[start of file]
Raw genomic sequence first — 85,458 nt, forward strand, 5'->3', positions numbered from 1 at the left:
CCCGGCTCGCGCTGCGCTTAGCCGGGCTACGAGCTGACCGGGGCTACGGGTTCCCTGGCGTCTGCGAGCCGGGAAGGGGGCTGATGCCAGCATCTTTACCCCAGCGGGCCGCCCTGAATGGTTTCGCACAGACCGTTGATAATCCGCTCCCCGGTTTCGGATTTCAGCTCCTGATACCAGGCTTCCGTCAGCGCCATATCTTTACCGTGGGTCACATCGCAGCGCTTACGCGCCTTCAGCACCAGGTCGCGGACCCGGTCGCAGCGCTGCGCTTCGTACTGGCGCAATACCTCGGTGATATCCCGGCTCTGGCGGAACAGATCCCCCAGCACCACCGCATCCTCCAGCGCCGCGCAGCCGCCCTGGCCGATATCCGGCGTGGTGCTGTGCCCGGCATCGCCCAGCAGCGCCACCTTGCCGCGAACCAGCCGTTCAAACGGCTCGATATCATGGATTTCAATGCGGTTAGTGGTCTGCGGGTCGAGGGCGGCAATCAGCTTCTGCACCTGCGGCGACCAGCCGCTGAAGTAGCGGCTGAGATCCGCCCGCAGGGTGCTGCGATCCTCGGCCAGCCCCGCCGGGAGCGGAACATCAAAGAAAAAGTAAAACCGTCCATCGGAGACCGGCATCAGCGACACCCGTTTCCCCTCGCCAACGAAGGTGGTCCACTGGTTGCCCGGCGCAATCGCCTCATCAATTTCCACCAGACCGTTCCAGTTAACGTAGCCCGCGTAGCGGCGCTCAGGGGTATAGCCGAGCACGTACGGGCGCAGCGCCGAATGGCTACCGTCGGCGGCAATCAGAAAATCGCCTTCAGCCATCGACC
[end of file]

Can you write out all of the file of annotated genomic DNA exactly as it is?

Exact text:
Raw genomic sequence first — 85,458 nt, forward strand, 5'->3', positions numbered from 1 at the left:
CCCGGCTCGCGCTGCGCTTAGCCGGGCTACGAGCTGACCGGGGCTACGGGTTCCCTGGCGTCTGCGAGCCGGGAAGGGGGCTGATGCCAGCATCTTTACCCCAGCGGGCCGCCCTGAATGGTTTCGCACAGACCGTTGATAATCCGCTCCCCGGTTTCGGATTTCAGCTCCTGATACCAGGCTTCCGTCAGCGCCATATCTTTACCGTGGGTCACATCGCAGCGCTTACGCGCCTTCAGCACCAGGTCGCGGACCCGGTCGCAGCGCTGCGCTTCGTACTGGCGCAATACCTCGGTGATATCCCGGCTCTGGCGGAACAGATCCCCCAGCACCACCGCATCCTCCAGCGCCGCGCAGCCGCCCTGGCCGATATCCGGCGTGGTGCTGTGCCCGGCATCGCCCAGCAGCGCCACCTTGCCGCGAACCAGCCGTTCAAACGGCTCGATATCATGGATTTCAATGCGGTTAGTGGTCTGCGGGTCGAGGGCGGCAATCAGCTTCTGCACCTGCGGCGACCAGCCGCTGAAGTAGCGGCTGAGATCCGCCCGCAGGGTGCTGCGATCCTCGGCCAGCCCCGCCGGGAGCGGAACATCAAAGAAAAAGTAAAACCGTCCATCGGAGACCGGCATCAGCGACACCCGTTTCCCCTCGCCAACGAAGGTGGTCCACTGGTTGCCCGGCGCAATCGCCTCATCAATTTCCACCAGACCGTTCCAGTTAACGTAGCCCGCGTAGCGGCGCTCAGGGGTATAGCCGAGCACGTACGGGCGCAGCGCCGAATGGCTACCGTCGGCGGCAATCAGAAAATCGCCTTCAGCCATCGACC